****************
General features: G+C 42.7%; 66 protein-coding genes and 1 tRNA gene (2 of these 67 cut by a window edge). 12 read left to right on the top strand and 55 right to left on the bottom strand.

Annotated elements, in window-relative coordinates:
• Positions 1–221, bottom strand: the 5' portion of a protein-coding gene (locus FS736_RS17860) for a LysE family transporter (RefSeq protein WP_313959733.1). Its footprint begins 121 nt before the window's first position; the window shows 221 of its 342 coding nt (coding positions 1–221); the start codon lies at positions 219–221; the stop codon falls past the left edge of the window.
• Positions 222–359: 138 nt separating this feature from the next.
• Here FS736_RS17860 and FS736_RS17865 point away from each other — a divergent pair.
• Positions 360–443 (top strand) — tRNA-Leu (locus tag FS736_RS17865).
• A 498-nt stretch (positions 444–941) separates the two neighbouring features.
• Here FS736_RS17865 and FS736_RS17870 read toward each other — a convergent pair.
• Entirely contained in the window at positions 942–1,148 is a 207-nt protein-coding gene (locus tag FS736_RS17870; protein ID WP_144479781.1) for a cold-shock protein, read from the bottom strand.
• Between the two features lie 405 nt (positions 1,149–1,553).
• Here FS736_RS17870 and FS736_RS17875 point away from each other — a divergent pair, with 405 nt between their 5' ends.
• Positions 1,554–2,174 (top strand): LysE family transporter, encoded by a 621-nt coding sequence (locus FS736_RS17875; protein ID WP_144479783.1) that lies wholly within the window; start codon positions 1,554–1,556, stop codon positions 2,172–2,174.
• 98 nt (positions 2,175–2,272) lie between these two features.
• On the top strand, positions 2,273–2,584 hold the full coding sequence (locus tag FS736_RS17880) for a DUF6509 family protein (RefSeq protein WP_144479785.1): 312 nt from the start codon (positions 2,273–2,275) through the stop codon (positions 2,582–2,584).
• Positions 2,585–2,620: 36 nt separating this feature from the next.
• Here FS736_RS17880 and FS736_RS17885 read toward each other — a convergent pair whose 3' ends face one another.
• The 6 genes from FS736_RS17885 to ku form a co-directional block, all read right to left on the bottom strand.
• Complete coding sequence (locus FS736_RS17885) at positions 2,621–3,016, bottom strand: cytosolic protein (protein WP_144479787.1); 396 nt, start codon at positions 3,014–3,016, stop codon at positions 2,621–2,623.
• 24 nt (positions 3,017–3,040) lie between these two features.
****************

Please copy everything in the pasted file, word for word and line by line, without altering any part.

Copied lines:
General features: G+C 42.7%; 66 protein-coding genes and 1 tRNA gene (2 of these 67 cut by a window edge). 12 read left to right on the top strand and 55 right to left on the bottom strand.

Annotated elements, in window-relative coordinates:
• Positions 1–221, bottom strand: the 5' portion of a protein-coding gene (locus FS736_RS17860) for a LysE family transporter (RefSeq protein WP_313959733.1). Its footprint begins 121 nt before the window's first position; the window shows 221 of its 342 coding nt (coding positions 1–221); the start codon lies at positions 219–221; the stop codon falls past the left edge of the window.
• Positions 222–359: 138 nt separating this feature from the next.
• Here FS736_RS17860 and FS736_RS17865 point away from each other — a divergent pair.
• Positions 360–443 (top strand) — tRNA-Leu (locus tag FS736_RS17865).
• A 498-nt stretch (positions 444–941) separates the two neighbouring features.
• Here FS736_RS17865 and FS736_RS17870 read toward each other — a convergent pair.
• Entirely contained in the window at positions 942–1,148 is a 207-nt protein-coding gene (locus tag FS736_RS17870; protein ID WP_144479781.1) for a cold-shock protein, read from the bottom strand.
• Between the two features lie 405 nt (positions 1,149–1,553).
• Here FS736_RS17870 and FS736_RS17875 point away from each other — a divergent pair, with 405 nt between their 5' ends.
• Positions 1,554–2,174 (top strand): LysE family transporter, encoded by a 621-nt coding sequence (locus FS736_RS17875; protein ID WP_144479783.1) that lies wholly within the window; start codon positions 1,554–1,556, stop codon positions 2,172–2,174.
• 98 nt (positions 2,175–2,272) lie between these two features.
• On the top strand, positions 2,273–2,584 hold the full coding sequence (locus tag FS736_RS17880) for a DUF6509 family protein (RefSeq protein WP_144479785.1): 312 nt from the start codon (positions 2,273–2,275) through the stop codon (positions 2,582–2,584).
• Positions 2,585–2,620: 36 nt separating this feature from the next.
• Here FS736_RS17880 and FS736_RS17885 read toward each other — a convergent pair whose 3' ends face one another.
• The 6 genes from FS736_RS17885 to ku form a co-directional block, all read right to left on the bottom strand.
• Complete coding sequence (locus FS736_RS17885) at positions 2,621–3,016, bottom strand: cytosolic protein (protein WP_144479787.1); 396 nt, start codon at positions 3,014–3,016, stop codon at positions 2,621–2,623.
• 24 nt (positions 3,017–3,040) lie between these two features.